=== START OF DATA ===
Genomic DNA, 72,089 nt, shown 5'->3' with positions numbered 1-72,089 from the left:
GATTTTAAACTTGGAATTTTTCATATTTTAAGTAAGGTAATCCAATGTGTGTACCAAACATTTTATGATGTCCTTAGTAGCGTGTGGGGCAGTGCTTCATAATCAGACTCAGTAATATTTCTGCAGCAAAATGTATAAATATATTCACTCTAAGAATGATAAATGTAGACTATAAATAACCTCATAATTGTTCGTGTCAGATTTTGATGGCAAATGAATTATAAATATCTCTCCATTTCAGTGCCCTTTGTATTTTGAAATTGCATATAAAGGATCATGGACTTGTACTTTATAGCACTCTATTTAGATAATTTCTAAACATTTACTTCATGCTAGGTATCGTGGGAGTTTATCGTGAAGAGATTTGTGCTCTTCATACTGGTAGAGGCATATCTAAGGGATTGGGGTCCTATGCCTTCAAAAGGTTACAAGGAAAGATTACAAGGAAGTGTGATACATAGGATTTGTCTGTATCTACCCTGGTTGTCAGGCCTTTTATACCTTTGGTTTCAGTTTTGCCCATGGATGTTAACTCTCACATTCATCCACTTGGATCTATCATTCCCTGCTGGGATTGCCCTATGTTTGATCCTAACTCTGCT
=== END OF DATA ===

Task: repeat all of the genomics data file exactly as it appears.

Genomic DNA, 72,089 nt, shown 5'->3' with positions numbered 1-72,089 from the left:
GATTTTAAACTTGGAATTTTTCATATTTTAAGTAAGGTAATCCAATGTGTGTACCAAACATTTTATGATGTCCTTAGTAGCGTGTGGGGCAGTGCTTCATAATCAGACTCAGTAATATTTCTGCAGCAAAATGTATAAATATATTCACTCTAAGAATGATAAATGTAGACTATAAATAACCTCATAATTGTTCGTGTCAGATTTTGATGGCAAATGAATTATAAATATCTCTCCATTTCAGTGCCCTTTGTATTTTGAAATTGCATATAAAGGATCATGGACTTGTACTTTATAGCACTCTATTTAGATAATTTCTAAACATTTACTTCATGCTAGGTATCGTGGGAGTTTATCGTGAAGAGATTTGTGCTCTTCATACTGGTAGAGGCATATCTAAGGGATTGGGGTCCTATGCCTTCAAAAGGTTACAAGGAAAGATTACAAGGAAGTGTGATACATAGGATTTGTCTGTATCTACCCTGGTTGTCAGGCCTTTTATACCTTTGGTTTCAGTTTTGCCCATGGATGTTAACTCTCACATTCATCCACTTGGATCTATCATTCCCTGCTGGGATTGCCCTATGTTTGATCCTAACTCTGCT